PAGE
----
AN EXTRAORDINARY HEN
A creature of similar ilk was reported on page 4, column 1, of the September 16, 1848, issue of the Sunbury American, a newspaper published in Sunbury, Pennsylvania (source). It reads as follows:
The following report, about the same creature as that described immediately above, appeared on page 3, column 1, of the August 9, 1848, issue of The Daily Crescent, a newspaper published in New Orleans, Louisiana (source).
Condé St. is a former name of the stretch of Chartres St. that lies between Jackson Square and Esplanade Ave.
The following report appeared on page 4, column 4, of the November 1, 1910, issue of The Washington Times, a newspaper published in Washington, D.C. (source). The same story appeared in many newspapers around the U.S.
CHICKEN HAS HUMAN FACE AND BABY’S CRY
Remarkable Freak on Exhibition at Chicago Meat Shop
Elkins discovered the remarkable freak in a shipment of chickens from a South Side commission firm. He was about to kill the fowl when he noticed the peculiar shape of he head. Examination showed that the chicken had, in place of a beak, the nose and mouth of a human, and that its head was devoid of feathers.
The chicken has ears, and the sound it makes is not unlike the wailing of a small child in distress.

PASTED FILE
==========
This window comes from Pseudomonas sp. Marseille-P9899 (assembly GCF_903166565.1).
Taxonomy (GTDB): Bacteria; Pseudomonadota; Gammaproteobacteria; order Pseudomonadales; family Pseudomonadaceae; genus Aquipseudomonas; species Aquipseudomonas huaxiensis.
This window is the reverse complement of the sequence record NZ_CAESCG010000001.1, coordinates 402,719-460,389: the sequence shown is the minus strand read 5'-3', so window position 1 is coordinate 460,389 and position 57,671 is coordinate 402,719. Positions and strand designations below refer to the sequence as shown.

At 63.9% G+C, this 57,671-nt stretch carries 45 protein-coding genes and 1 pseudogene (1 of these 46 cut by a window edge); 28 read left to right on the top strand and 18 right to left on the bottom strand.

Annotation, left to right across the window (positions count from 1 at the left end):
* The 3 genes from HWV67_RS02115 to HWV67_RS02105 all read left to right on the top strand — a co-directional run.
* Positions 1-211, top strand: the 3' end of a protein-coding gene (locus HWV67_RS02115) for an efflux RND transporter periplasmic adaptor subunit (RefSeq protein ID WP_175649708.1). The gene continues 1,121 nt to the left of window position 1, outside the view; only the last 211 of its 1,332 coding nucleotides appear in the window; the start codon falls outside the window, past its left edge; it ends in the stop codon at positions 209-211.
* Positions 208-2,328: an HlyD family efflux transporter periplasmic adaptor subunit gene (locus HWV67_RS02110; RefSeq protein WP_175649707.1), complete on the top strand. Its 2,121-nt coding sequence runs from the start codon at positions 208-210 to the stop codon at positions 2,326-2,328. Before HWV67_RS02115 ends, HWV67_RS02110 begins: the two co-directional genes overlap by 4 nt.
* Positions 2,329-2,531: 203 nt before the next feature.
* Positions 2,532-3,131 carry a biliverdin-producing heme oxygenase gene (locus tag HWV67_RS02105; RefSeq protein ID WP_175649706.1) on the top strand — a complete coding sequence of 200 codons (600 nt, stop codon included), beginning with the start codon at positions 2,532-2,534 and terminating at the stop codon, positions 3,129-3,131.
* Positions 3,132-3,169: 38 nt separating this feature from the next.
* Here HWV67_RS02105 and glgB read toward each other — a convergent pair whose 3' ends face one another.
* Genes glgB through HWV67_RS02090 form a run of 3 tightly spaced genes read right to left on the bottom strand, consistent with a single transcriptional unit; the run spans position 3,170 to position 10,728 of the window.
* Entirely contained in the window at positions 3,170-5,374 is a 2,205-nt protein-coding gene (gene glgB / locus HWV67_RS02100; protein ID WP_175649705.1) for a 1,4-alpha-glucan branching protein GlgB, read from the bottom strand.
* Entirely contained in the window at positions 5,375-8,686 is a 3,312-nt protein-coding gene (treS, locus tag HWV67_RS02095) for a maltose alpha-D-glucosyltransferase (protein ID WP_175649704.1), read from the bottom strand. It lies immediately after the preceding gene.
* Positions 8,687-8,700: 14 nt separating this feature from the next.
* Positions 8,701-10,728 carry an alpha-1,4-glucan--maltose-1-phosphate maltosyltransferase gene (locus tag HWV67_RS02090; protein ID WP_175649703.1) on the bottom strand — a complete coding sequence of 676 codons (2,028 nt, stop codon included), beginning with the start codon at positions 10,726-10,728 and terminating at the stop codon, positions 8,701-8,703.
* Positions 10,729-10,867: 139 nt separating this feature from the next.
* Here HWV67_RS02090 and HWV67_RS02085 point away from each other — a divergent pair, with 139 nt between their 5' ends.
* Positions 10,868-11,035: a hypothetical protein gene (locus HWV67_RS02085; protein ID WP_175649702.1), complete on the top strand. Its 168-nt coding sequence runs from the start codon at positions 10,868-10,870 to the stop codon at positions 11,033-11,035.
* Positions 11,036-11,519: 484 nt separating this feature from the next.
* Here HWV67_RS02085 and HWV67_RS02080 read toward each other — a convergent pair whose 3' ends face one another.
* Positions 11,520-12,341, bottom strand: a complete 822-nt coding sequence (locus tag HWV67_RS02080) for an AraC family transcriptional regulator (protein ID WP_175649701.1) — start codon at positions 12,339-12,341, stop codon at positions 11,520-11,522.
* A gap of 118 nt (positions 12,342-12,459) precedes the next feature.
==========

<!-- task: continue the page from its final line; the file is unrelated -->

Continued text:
Surprisingly, what seems to have been a second such animal had appeared in Chicago in the spring of that same year. The following report appeared on page 3, column 2, of the April 24, 1910, issue of Los Angeles Herald (source).
HEN HAS HUMAN FACE AND FEET LIKE BALLS
Freak Chicago Fowl Amazes Hundreds in Hotel
“The chicken is nine months old,” said Mike Singer, one of the hotel porters, who owns the fowl, “and is compelled to eat from the hand of a person, being unable to pick up food like other chickens. It cannot scratch and does not cackle. It has laid two eggs both of which were flat on one side, and of extraordinary size.”
The following is another report in which a chicken bore a resemblance to humans with respect to the mouth and nose, instead of the whole face. The story appeared in many U.S. newspapers, but this transcript was taken from on page 9, column 6, of the December 30, 1909, issue of The Spokane Press, a newspaper published in Spokane, Washington (source).